La Récamier’s salon owed its success to her enticing beauty and her husband’s complaisant wealth. Born in Lyons in 1777, named Jeanne-Françoise-Julie-Adélaïde Bernard, and known to her friends as Julie or Juliette, she was endowed with a loveliness of face and figure that survived even when she had become seventy and blind. She developed almost every charm of the feminine character—kindness, sympathy, tenderness, taste, grace, tact … She added to this a sensuous pliancy that stirred a hundred males without any known harm to her virginity. In 1793, aged sixteen, she married Jacques-Rose Récamier, who was forty-two but a banker. He was so pleased to contemplate her beauty, to hear her singing, to watch her delicate hands drawing sentiment from her piano or her harp, that he cushioned her in every comfort, financed her career as a salonnière, bore with paternal indulgence the conquests that she made, herself unconquered, and apparently did not insist on his marital rights.60

In 1798 he bought the Parisian home of Jacques Necker, on the Rue du Mont-Blanc. During that transaction Juliette, twenty-one, met Mme. de Staël, thirty-two; it was only a casual encounter, but it began a lifelong friendship that even rivalry in love could not end. Inspired by the success with which the older woman had brought to her salon the most prominent statesmen and authors of the time, Juliette in 1799 opened her new home to periodical gatherings of men and women prominent in the political, cultural, or social life of Paris. Lucien Bonaparte, the minister of the interior, lost little time in declaring to her his imperishable love. She showed his flaming letters to her husband, who advised her to treat Lucien with patience lest the Récamier bank incur the hostility of the rising dynasty. Napoleon extinguished Lucien’s fire by sending him as ambassador to Spain. Perhaps he himself had cast an eye upon Juliette as a “morsel for a king.”61 She had quite other inclinations. Despite her husband’s cautions, and her father’s precarious position as postmaster general in the consular government, she welcomed to her salon royalists like Mathieu de Montmorency, anti-Napoleon generals like Bernadotte and Moreau, and others who resented the First Consul’s increasingly imperial ways.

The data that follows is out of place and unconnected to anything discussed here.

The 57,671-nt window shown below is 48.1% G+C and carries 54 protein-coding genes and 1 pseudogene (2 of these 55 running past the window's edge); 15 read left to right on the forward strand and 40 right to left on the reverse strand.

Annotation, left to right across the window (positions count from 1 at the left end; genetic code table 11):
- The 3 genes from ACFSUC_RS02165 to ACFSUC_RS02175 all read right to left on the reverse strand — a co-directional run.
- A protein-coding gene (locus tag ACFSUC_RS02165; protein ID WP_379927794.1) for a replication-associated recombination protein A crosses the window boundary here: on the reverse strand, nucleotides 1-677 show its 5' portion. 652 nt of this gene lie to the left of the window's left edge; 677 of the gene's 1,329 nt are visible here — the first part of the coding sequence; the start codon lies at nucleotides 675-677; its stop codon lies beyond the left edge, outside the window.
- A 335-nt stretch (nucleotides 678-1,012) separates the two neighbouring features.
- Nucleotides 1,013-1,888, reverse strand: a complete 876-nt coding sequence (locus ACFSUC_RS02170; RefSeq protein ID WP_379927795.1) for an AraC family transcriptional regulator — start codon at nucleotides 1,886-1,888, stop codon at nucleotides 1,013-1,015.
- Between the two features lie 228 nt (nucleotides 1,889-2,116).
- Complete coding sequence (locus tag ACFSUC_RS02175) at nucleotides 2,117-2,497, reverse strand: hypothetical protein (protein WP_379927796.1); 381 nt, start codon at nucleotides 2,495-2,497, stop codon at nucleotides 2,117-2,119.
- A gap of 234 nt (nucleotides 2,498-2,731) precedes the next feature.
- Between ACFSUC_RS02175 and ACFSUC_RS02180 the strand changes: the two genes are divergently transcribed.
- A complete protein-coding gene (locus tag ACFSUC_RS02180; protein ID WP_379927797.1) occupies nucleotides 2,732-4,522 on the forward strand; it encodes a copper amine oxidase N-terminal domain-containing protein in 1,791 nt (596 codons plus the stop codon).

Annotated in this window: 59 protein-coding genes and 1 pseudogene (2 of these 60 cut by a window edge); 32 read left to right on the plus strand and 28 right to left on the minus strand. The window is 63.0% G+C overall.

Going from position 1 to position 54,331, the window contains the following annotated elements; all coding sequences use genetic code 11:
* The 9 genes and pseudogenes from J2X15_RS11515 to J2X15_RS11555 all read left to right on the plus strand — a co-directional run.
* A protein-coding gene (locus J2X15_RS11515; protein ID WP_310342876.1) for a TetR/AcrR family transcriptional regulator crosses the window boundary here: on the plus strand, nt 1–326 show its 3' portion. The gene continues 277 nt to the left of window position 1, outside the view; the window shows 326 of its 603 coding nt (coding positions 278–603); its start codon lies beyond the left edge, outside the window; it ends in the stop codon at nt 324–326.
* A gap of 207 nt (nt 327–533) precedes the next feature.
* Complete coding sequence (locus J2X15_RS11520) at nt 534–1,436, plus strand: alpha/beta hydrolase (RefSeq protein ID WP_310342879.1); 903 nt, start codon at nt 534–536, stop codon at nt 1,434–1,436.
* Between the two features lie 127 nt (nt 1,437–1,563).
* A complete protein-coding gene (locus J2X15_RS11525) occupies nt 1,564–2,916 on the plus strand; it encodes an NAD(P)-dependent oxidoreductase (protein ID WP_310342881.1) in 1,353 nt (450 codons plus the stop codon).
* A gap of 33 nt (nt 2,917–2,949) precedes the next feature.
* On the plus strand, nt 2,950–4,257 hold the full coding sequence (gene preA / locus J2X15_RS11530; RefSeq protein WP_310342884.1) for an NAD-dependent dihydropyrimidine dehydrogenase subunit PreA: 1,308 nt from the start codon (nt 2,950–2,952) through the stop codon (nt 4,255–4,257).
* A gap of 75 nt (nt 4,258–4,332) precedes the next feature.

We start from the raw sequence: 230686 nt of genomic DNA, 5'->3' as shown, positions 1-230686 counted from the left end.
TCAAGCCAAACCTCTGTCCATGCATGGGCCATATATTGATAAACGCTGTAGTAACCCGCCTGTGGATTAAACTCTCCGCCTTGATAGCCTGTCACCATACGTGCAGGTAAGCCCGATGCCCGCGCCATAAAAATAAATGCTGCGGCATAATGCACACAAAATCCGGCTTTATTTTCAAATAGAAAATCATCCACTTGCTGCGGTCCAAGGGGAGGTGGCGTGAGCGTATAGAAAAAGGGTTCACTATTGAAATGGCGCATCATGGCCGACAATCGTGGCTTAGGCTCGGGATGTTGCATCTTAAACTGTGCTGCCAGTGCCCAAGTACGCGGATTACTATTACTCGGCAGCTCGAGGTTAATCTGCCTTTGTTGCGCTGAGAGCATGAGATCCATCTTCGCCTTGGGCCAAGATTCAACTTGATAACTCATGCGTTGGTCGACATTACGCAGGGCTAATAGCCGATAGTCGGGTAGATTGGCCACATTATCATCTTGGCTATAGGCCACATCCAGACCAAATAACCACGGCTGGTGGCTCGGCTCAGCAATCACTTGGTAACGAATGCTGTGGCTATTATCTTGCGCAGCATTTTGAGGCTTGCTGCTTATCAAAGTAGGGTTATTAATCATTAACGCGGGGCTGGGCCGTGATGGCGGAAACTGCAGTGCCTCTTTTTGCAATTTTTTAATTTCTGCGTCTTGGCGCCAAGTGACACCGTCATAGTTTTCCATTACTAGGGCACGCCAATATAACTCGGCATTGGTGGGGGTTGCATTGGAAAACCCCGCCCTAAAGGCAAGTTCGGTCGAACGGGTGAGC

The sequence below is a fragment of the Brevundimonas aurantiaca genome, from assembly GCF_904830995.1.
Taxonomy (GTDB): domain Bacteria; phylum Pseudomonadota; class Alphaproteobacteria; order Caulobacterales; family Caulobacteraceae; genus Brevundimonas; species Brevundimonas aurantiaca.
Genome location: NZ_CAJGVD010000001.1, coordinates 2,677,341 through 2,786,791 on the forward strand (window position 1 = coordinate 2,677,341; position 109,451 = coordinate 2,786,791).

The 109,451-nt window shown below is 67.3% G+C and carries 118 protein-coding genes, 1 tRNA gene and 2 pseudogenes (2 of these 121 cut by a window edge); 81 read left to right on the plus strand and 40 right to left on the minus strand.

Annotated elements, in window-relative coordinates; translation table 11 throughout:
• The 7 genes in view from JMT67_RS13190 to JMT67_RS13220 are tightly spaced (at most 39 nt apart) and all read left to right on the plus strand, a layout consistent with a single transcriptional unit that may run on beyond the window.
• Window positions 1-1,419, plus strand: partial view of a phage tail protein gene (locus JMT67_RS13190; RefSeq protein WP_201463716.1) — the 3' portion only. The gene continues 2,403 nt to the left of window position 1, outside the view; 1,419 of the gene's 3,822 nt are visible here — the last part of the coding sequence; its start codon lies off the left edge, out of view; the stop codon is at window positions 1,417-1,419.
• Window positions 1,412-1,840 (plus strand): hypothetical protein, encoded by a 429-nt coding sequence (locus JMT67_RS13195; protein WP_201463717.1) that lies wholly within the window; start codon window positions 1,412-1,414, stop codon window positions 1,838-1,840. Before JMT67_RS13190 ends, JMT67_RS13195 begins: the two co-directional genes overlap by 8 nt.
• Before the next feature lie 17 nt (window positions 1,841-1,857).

She was now in the prime of her beauty, and the leading painters were glad to have her sit for them. David portrayed her in the favorite pose of current goddesses—reclining on a couch, and loosely dressed in a Grecian gown that left bare her arms and feet. M. Récamier felt that David had not caught the demure loveliness of his wife; he challenged François Gérard, David’s pupil, to rival his master; Gérard succeeded so well that David never forgave him.62

In 1802 Juliette and her mother visited England, where dignitaries like the Prince of Wales and belles like the Duchess of Devonshire received her with all the honors due to her beauty and her anti-Bonapartist sentiments. Soon after her return to France her father was arrested for having connived at secret negotiations between Parisian royalists and the rebel Chouans of the Vendée; he was arrested, and was in danger of being sentenced to death, when his distracted daughter persuaded Bernadotte to go to Napoleon and intercede for M. Bernard’s release. Napoleon consented, but dismissed him from his post. “The government,” Juliette admitted, “had a perfect right to remove him.”63